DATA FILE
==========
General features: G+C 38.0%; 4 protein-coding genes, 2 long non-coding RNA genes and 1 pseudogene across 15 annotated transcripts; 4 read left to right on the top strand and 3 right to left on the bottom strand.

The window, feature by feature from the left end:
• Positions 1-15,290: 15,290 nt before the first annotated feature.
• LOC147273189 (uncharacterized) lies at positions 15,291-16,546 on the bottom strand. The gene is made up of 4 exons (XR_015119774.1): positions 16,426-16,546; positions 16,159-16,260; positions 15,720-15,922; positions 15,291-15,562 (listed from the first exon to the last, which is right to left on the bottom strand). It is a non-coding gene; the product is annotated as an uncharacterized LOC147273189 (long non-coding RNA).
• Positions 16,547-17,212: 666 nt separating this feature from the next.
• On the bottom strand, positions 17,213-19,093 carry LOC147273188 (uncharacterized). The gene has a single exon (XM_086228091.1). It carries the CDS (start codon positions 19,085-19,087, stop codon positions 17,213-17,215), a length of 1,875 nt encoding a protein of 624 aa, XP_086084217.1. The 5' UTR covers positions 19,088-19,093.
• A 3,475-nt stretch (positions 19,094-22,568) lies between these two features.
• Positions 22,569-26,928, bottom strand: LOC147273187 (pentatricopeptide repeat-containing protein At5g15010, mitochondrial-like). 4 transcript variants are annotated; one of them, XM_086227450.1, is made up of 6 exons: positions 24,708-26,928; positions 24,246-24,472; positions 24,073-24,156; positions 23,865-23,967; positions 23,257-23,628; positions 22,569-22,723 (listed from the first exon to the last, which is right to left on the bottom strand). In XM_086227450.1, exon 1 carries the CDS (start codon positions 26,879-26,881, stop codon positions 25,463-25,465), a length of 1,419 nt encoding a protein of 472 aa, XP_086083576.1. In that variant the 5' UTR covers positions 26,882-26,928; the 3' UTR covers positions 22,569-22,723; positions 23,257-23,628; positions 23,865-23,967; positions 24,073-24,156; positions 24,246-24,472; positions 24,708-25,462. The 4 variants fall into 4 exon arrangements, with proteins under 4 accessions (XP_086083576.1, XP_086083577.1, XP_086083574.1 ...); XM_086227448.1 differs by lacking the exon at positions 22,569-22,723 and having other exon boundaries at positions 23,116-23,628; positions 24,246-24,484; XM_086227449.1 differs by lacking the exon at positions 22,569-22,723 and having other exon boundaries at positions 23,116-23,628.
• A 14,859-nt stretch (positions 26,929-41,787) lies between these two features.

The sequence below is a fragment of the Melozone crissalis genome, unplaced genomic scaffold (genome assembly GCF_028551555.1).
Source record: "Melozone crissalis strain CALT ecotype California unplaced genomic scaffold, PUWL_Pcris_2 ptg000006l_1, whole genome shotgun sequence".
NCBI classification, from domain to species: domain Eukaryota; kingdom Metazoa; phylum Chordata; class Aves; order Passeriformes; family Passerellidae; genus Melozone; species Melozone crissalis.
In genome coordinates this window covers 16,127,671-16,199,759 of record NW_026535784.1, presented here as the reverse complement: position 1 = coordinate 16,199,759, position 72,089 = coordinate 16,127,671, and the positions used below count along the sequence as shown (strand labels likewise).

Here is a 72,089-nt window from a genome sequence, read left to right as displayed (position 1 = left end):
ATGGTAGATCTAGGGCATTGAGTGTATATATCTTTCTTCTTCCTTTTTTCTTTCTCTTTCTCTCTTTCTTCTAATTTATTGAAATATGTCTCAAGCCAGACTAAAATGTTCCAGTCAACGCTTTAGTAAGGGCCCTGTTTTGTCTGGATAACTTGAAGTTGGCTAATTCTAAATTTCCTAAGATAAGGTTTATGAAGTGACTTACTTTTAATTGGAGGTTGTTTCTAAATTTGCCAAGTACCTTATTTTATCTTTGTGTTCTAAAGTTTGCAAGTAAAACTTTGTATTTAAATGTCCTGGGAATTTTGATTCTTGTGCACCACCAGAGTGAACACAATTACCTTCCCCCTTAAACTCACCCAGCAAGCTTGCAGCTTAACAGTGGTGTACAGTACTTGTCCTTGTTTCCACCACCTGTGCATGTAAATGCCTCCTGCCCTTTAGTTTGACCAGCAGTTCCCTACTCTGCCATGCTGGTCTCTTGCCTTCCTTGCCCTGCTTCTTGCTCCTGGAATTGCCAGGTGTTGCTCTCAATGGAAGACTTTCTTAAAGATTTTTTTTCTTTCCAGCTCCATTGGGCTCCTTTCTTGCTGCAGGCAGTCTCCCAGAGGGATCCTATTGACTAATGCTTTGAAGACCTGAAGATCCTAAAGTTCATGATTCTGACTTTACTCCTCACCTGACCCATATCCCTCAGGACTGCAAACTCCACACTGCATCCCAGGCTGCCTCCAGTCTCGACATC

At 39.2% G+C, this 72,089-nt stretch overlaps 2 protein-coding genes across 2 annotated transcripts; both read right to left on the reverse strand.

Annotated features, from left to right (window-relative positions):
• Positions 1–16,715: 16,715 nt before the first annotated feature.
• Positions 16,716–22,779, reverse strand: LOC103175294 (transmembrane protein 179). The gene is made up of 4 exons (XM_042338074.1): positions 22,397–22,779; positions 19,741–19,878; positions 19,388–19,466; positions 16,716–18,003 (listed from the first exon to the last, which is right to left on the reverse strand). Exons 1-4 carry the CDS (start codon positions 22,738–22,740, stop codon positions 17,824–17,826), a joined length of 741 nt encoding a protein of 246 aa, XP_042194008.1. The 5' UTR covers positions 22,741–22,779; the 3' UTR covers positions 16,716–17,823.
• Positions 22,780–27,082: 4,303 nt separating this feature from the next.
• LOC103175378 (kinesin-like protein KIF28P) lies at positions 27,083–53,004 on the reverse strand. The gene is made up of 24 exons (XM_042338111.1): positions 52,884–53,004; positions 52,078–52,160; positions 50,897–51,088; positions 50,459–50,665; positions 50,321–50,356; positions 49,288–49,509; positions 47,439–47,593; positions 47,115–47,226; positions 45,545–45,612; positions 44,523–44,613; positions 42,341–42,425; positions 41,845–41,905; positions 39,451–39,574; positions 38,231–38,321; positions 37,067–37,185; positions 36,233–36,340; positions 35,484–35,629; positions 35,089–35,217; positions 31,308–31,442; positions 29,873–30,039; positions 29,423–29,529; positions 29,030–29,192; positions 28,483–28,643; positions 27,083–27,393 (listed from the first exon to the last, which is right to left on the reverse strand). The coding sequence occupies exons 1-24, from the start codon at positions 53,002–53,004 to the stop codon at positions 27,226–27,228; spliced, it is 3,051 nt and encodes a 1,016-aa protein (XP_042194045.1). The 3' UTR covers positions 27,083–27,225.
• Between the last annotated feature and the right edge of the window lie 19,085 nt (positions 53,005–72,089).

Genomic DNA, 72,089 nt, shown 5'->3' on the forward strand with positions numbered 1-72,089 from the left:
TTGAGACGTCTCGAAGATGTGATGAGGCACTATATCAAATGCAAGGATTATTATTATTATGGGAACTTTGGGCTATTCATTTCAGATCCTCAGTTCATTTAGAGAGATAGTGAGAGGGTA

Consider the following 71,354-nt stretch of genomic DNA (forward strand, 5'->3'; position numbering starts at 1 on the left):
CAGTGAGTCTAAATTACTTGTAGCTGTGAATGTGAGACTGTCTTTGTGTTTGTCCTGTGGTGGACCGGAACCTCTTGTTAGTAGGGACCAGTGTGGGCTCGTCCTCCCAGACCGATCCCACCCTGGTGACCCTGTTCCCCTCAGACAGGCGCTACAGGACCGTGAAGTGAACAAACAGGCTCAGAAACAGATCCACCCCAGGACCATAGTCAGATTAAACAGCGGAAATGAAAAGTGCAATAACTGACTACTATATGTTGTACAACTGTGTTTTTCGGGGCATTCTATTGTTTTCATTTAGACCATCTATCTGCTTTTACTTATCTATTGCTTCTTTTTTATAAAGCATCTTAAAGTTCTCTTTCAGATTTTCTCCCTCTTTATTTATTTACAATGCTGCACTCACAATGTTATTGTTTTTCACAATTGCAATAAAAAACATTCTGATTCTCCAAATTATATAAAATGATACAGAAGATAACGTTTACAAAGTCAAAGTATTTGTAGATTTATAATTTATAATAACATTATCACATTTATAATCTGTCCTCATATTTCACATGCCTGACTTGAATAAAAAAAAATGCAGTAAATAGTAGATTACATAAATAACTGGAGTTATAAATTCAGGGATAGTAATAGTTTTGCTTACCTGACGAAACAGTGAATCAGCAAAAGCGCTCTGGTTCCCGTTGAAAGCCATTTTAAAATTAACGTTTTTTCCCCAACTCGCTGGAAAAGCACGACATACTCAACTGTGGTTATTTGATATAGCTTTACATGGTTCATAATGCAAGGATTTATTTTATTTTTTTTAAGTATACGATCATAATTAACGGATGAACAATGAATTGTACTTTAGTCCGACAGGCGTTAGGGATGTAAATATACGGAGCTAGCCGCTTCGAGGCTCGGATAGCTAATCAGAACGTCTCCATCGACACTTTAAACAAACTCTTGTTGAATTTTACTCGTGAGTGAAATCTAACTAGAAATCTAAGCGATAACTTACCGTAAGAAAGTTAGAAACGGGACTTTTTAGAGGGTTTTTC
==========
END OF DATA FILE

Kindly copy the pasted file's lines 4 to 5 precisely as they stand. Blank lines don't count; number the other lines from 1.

• LOC147273189 (uncharacterized) lies at positions 15,291-16,546 on the bottom strand. The gene is made up of 4 exons (XR_015119774.1): positions 16,426-16,546; positions 16,159-16,260; positions 15,720-15,922; positions 15,291-15,562 (listed from the first exon to the last, which is right to left on the bottom strand). It is a non-coding gene; the product is annotated as an uncharacterized LOC147273189 (long non-coding RNA).
• Positions 16,547-17,212: 666 nt separating this feature from the next.